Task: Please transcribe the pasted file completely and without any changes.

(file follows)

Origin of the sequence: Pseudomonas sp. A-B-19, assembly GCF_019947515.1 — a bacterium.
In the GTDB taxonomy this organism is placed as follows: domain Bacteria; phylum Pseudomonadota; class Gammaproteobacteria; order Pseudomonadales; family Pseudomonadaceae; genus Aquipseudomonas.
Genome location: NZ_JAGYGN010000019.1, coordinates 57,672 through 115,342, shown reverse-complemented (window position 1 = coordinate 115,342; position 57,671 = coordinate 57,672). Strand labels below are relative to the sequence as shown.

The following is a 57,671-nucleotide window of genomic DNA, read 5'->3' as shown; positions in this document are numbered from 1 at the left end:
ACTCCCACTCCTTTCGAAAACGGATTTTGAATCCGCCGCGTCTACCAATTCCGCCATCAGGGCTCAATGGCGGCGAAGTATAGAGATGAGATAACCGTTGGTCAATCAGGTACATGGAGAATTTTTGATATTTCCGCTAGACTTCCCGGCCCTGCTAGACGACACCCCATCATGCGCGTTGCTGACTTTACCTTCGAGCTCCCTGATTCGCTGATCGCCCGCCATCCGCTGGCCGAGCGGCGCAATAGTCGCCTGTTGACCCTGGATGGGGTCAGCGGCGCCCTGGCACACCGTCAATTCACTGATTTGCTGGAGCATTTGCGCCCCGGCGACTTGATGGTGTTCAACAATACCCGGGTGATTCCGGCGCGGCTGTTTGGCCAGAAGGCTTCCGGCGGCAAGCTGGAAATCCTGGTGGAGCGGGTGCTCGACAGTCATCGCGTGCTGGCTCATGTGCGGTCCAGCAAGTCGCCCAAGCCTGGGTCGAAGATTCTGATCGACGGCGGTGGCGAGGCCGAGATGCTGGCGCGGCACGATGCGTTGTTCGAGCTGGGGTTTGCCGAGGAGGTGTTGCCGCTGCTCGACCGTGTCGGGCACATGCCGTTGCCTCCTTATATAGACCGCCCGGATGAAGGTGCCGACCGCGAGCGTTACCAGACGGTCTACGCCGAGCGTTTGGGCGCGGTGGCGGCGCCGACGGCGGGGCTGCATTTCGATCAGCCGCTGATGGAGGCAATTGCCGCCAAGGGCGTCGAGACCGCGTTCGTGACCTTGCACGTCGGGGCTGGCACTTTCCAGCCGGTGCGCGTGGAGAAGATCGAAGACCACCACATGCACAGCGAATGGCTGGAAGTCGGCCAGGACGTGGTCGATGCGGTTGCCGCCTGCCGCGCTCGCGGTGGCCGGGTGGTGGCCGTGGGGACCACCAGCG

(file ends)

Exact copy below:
Origin of the sequence: Pseudomonas sp. A-B-19, assembly GCF_019947515.1 — a bacterium.
In the GTDB taxonomy this organism is placed as follows: domain Bacteria; phylum Pseudomonadota; class Gammaproteobacteria; order Pseudomonadales; family Pseudomonadaceae; genus Aquipseudomonas.
Genome location: NZ_JAGYGN010000019.1, coordinates 57,672 through 115,342, shown reverse-complemented (window position 1 = coordinate 115,342; position 57,671 = coordinate 57,672). Strand labels below are relative to the sequence as shown.

The following is a 57,671-nucleotide window of genomic DNA, read 5'->3' as shown; positions in this document are numbered from 1 at the left end:
ACTCCCACTCCTTTCGAAAACGGATTTTGAATCCGCCGCGTCTACCAATTCCGCCATCAGGGCTCAATGGCGGCGAAGTATAGAGATGAGATAACCGTTGGTCAATCAGGTACATGGAGAATTTTTGATATTTCCGCTAGACTTCCCGGCCCTGCTAGACGACACCCCATCATGCGCGTTGCTGACTTTACCTTCGAGCTCCCTGATTCGCTGATCGCCCGCCATCCGCTGGCCGAGCGGCGCAATAGTCGCCTGTTGACCCTGGATGGGGTCAGCGGCGCCCTGGCACACCGTCAATTCACTGATTTGCTGGAGCATTTGCGCCCCGGCGACTTGATGGTGTTCAACAATACCCGGGTGATTCCGGCGCGGCTGTTTGGCCAGAAGGCTTCCGGCGGCAAGCTGGAAATCCTGGTGGAGCGGGTGCTCGACAGTCATCGCGTGCTGGCTCATGTGCGGTCCAGCAAGTCGCCCAAGCCTGGGTCGAAGATTCTGATCGACGGCGGTGGCGAGGCCGAGATGCTGGCGCGGCACGATGCGTTGTTCGAGCTGGGGTTTGCCGAGGAGGTGTTGCCGCTGCTCGACCGTGTCGGGCACATGCCGTTGCCTCCTTATATAGACCGCCCGGATGAAGGTGCCGACCGCGAGCGTTACCAGACGGTCTACGCCGAGCGTTTGGGCGCGGTGGCGGCGCCGACGGCGGGGCTGCATTTCGATCAGCCGCTGATGGAGGCAATTGCCGCCAAGGGCGTCGAGACCGCGTTCGTGACCTTGCACGTCGGGGCTGGCACTTTCCAGCCGGTGCGCGTGGAGAAGATCGAAGACCACCACATGCACAGCGAATGGCTGGAAGTCGGCCAGGACGTGGTCGATGCGGTTGCCGCCTGCCGCGCTCGCGGTGGCCGGGTGGTGGCCGTGGGGACCACCAGCG